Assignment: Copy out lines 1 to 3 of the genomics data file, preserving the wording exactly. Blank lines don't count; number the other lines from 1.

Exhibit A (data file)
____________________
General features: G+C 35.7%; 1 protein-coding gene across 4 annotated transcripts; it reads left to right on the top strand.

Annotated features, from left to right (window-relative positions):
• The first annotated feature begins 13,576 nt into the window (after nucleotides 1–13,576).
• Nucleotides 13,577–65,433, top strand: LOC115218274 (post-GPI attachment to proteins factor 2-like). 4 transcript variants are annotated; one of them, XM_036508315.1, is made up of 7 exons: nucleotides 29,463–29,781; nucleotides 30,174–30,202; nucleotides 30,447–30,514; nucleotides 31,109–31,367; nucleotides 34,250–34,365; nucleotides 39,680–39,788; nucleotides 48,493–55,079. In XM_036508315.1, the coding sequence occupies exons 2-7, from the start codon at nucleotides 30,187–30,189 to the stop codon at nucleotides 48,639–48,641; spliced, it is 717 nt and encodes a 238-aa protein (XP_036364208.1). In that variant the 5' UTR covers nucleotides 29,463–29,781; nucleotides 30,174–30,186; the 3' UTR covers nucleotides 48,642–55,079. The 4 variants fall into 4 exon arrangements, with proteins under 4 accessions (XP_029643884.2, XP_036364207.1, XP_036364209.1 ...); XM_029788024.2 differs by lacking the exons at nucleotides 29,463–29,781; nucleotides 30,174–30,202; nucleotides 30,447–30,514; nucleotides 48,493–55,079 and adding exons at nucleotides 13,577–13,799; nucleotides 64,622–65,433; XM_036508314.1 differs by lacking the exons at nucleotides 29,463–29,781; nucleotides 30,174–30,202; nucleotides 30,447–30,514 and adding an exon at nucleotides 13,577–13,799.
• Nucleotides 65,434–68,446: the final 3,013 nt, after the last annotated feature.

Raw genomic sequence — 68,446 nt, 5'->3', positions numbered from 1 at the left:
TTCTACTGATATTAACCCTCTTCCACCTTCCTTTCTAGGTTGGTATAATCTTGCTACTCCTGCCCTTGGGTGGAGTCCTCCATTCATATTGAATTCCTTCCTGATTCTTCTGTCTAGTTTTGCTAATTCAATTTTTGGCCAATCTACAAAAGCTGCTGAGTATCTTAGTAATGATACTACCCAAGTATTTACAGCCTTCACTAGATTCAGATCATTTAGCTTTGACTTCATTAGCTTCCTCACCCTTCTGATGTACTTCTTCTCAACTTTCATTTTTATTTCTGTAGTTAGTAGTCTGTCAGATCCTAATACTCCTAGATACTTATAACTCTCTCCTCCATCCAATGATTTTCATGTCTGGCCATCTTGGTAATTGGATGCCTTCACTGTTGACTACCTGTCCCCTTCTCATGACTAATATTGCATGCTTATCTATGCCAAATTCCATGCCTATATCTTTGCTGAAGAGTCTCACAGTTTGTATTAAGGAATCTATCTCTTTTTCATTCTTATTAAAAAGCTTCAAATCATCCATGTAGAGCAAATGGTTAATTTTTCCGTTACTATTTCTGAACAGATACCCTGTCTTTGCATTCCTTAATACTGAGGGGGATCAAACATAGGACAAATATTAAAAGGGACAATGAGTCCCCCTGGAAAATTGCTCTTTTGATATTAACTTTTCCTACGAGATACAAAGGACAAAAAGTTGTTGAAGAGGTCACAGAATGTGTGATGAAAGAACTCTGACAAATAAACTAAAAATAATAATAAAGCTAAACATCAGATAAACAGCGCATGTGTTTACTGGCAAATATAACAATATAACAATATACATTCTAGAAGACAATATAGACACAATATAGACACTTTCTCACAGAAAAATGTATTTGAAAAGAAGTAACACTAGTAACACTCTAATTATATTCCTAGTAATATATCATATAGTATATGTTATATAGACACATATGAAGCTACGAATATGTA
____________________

General features: G+C 35.7%; 1 protein-coding gene across 4 annotated transcripts; it reads left to right on the top strand.

Annotated features, from left to right (window-relative positions):
• The first annotated feature begins 13,576 nt into the window (after nucleotides 1–13,576).